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Public education officials gather to discuss future
20161107-FutureEd
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Credit: Aaron Richardson, Charlottesville Tomorrow
From right, Rosa Atkins, Pam Moran, Teresa Sullivan and Frank Friedman discuss the future of public education.
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Aaron Richardson | Monday, November 07, 2016 at 3:46 p.m.

The leaders of each of the area’s biggest public education institutions have varied stories about what drew them to careers in education, but all agree that schools and universities must evolve to keep up with rapidly evolving technology.

University of Virginia President Teresa Sullivan, Piedmont Virginia Community College President Frank Friedman, Charlottesville City Schools Superintendent Rosa Atkins and Albemarle County Public Schools Superintendent Pam Moran gathered Monday at UVA to discuss the future of education from preschool through college.

The panel, organized by the University of Virginia Student Government, answered questions prepared by the student government and during a Q&A with the crowd.

All four panelists said they want Charlottesville and Albemarle County to serve as a beacon for education systems around the country.

Public schools, community colleges and public universities must work in sync to develop curricula that respond quickly to a changing global job market, and reward skills and critical thinking, panelists said.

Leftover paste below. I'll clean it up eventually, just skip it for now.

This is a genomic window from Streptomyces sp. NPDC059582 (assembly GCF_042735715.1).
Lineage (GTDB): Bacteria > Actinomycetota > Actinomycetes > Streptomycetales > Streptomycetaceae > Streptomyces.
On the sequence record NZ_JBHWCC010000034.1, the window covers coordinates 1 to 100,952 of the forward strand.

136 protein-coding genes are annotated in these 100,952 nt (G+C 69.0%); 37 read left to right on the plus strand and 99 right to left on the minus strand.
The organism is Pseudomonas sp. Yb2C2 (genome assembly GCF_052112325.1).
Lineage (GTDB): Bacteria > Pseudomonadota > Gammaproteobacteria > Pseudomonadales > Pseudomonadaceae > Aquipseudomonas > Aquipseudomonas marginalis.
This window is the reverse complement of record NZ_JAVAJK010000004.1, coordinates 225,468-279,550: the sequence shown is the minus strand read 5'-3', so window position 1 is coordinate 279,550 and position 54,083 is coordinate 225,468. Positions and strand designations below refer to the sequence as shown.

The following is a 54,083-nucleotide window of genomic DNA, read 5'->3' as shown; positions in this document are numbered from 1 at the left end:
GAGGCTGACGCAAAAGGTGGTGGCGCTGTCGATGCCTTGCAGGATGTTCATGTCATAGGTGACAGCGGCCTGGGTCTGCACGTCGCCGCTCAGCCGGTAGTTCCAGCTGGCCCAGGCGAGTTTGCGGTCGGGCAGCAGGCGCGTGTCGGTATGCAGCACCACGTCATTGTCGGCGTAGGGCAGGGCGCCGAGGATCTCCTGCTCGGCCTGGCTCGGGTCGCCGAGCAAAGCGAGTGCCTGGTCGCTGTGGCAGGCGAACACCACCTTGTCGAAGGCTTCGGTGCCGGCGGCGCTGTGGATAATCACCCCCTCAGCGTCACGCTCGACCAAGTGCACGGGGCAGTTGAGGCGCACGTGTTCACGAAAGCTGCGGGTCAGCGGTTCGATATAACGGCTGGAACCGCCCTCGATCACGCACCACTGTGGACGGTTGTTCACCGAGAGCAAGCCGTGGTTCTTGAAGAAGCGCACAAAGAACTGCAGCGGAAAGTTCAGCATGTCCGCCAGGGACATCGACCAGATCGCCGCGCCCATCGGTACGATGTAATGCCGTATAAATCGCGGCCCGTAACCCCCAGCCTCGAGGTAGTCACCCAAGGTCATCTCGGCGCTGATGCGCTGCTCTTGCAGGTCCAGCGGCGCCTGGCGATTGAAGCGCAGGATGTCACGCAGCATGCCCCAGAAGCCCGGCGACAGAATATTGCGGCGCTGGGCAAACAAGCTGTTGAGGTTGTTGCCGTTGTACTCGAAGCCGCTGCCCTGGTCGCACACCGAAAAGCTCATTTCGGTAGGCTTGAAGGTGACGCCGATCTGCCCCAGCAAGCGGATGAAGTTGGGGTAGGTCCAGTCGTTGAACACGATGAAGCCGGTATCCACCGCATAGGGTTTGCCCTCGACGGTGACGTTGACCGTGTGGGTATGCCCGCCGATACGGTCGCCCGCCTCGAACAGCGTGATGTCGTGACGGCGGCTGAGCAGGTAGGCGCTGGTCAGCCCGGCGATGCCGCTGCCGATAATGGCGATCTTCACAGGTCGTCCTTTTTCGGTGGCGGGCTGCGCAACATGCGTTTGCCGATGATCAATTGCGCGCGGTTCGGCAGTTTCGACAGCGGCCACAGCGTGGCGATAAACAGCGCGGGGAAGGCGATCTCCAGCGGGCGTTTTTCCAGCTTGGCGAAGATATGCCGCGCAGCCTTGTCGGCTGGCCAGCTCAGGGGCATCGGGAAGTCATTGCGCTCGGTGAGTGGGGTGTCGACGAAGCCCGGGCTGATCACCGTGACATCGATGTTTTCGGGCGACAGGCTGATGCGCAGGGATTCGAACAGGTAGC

The university, Sullivan said, has a big stake in making sure both public K-12 and pre-K education is strong locally, as UVa is facing a spate of retiring faculty over the next decade.

“That is extremely important to us, because that is how you attract quality professors,” she said. “My vision is to make the whole community more education-focused.”

Atkins and Moran agreed that as the pace of technological advancement snowballs, schools are charged with producing people who can adapt to rapid changes quickly.

“My vision for Charlottesville is that we think beyond what the classroom looks like today, we think beyond the traditional delivery of instruction,” Atkins said.

Moran envisions a future where students have more say over how they are taught.

“What I hear from kids, is that when school turns them on in terms of their passions, the things that they love, they will keep coming back,” she said. “Even if they have to suffer through some compliance-based curriculum.”

PVCC will keep a sharp focus on workforce and professional credentials, Friedman said, in an attempt to give those without traditional degrees a shot at the middle class.

“When you look at our economy, at jobs, where we are going, if you don’t have some sort of post-secondary credential, you only have a 30 percent chance of living a middle-class life,” he said. “If you don’t go post-high-school with education, 70 percent of those people will never experience the middle class.”

That reality, he said, is one that often gets overlooked, but that PVCC hopes to overcome.

“It is not you, you are going to receive a world-class education, you are going to graduate, and you are going to be successful,” he said, referring to the crowd of mostly undergraduates. “What do we do about the others? My vision is overcoming that challenge.”

 

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